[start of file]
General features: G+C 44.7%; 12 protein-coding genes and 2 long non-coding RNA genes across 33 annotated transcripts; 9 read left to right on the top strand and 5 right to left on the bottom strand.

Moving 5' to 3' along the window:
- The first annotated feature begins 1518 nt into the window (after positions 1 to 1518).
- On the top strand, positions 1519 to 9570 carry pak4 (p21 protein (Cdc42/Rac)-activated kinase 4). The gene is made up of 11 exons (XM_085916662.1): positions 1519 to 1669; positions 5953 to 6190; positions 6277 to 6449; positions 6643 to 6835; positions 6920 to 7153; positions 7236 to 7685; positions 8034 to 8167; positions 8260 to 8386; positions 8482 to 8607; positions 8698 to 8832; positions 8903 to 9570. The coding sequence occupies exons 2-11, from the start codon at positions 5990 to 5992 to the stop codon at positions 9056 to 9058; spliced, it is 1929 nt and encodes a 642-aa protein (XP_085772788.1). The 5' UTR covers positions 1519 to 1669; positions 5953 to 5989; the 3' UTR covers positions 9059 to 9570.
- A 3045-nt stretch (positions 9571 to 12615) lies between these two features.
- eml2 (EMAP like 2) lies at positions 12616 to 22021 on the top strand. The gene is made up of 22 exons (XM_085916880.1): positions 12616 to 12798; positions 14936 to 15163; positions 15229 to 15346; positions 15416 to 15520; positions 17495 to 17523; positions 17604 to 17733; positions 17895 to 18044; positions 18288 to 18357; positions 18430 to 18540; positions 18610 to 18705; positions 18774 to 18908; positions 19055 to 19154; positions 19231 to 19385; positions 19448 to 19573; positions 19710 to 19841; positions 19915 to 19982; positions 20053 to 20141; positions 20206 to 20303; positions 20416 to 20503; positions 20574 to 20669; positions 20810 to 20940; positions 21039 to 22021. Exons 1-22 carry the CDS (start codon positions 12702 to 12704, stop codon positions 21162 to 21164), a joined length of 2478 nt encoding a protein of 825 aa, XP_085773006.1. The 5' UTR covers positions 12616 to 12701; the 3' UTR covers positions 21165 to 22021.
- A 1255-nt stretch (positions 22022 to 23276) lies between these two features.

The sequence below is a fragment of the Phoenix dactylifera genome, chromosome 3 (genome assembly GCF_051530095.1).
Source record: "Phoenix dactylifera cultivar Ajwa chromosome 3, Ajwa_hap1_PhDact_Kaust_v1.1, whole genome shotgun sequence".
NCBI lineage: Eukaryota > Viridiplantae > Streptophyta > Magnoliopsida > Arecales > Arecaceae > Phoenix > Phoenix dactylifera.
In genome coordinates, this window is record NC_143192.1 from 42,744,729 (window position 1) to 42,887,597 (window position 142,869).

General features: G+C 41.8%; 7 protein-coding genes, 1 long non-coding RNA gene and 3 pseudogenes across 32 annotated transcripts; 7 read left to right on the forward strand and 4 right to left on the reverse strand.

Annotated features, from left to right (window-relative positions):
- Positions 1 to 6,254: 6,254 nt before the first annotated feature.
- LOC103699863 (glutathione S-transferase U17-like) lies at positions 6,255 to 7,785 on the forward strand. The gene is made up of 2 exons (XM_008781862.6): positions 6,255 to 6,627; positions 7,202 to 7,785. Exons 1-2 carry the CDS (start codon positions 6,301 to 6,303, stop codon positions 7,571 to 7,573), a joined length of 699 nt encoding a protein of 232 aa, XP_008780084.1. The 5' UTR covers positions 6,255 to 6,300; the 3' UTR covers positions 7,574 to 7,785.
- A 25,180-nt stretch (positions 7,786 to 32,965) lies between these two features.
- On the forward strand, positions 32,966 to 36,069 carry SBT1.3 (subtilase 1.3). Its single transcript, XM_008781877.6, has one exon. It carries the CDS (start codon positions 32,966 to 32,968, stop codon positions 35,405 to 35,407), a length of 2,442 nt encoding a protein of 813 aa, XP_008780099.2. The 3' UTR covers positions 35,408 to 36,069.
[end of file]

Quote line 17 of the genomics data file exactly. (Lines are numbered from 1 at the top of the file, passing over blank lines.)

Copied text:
- On the forward strand, positions 32,966 to 36,069 carry SBT1.3 (subtilase 1.3). Its single transcript, XM_008781877.6, has one exon. It carries the CDS (start codon positions 32,966 to 32,968, stop codon positions 35,405 to 35,407), a length of 2,442 nt encoding a protein of 813 aa, XP_008780099.2. The 3' UTR covers positions 35,408 to 36,069.